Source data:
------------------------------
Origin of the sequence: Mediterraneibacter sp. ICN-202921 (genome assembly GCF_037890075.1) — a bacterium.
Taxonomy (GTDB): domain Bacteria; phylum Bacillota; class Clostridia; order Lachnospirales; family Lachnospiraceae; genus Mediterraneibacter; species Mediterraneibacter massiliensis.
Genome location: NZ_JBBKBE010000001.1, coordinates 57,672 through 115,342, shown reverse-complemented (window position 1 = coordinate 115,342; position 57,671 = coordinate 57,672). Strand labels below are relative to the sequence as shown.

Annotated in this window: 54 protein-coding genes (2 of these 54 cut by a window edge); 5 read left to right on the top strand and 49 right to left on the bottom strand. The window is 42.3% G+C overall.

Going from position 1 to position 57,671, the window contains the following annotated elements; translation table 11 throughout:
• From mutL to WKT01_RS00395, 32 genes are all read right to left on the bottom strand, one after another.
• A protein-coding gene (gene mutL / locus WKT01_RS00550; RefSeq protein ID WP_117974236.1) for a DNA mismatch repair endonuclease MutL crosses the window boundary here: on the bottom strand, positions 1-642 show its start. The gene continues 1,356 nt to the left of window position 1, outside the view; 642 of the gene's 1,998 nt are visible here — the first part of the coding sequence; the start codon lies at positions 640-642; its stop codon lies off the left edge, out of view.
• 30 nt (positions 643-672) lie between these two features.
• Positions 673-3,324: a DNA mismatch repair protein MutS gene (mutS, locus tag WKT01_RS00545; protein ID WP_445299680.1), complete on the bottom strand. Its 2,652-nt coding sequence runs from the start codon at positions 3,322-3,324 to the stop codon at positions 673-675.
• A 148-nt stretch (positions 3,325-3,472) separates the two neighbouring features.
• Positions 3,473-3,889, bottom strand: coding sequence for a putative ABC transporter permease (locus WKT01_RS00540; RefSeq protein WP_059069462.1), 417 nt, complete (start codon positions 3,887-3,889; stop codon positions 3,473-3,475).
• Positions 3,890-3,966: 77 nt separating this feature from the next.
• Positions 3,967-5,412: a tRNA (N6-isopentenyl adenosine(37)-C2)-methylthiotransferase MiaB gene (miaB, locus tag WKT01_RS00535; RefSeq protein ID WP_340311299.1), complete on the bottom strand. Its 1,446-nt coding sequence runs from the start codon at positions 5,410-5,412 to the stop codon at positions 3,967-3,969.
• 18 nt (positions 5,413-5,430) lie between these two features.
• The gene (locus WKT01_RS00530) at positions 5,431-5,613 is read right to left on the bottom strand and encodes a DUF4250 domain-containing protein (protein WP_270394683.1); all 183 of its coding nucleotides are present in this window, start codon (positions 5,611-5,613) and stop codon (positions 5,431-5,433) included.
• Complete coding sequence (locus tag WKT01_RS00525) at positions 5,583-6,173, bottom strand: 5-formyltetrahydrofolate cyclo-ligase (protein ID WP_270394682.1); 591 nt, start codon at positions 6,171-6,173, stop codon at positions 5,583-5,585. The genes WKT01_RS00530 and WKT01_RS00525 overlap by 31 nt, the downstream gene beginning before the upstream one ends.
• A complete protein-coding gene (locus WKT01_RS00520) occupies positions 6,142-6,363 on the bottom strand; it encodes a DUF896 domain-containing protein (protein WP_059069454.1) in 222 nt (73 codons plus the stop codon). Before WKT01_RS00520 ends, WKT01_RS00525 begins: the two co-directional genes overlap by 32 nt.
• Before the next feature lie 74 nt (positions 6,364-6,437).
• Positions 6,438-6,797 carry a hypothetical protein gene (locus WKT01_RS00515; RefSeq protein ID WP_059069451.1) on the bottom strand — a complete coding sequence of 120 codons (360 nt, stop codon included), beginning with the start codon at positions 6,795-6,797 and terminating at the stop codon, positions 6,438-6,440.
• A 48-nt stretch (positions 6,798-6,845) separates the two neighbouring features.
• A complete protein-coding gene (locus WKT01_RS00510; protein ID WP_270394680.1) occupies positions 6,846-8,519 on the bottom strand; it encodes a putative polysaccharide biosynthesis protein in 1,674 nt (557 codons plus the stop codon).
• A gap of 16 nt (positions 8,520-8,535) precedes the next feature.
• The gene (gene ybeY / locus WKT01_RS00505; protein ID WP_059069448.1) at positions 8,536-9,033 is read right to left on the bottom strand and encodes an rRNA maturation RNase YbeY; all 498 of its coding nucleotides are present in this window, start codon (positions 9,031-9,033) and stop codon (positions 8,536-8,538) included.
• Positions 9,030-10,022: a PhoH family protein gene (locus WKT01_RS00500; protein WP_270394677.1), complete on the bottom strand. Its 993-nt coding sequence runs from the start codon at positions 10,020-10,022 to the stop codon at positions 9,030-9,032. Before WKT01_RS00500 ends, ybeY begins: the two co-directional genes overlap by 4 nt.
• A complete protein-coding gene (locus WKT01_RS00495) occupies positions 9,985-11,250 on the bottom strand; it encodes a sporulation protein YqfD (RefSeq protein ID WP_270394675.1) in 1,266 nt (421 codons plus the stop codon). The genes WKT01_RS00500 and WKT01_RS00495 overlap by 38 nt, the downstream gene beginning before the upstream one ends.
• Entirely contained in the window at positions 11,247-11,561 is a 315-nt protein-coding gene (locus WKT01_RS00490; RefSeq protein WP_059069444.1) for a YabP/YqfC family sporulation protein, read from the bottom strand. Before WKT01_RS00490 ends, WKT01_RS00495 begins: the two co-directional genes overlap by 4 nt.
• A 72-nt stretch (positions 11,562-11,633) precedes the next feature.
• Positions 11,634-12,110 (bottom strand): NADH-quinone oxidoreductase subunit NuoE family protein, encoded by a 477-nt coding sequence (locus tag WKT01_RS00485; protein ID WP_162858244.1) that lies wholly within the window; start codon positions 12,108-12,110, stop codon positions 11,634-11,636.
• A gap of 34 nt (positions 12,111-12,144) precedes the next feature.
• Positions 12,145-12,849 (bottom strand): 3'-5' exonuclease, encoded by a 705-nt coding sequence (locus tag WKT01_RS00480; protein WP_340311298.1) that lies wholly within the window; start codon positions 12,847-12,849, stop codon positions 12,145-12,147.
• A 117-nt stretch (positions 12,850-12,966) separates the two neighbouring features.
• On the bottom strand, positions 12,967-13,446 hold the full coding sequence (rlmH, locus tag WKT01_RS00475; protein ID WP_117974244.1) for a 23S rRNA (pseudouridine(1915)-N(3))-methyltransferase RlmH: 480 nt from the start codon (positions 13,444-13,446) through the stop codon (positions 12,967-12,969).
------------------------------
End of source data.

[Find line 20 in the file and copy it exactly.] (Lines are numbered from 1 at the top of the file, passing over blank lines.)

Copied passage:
• A 48-nt stretch (positions 6,798-6,845) separates the two neighbouring features.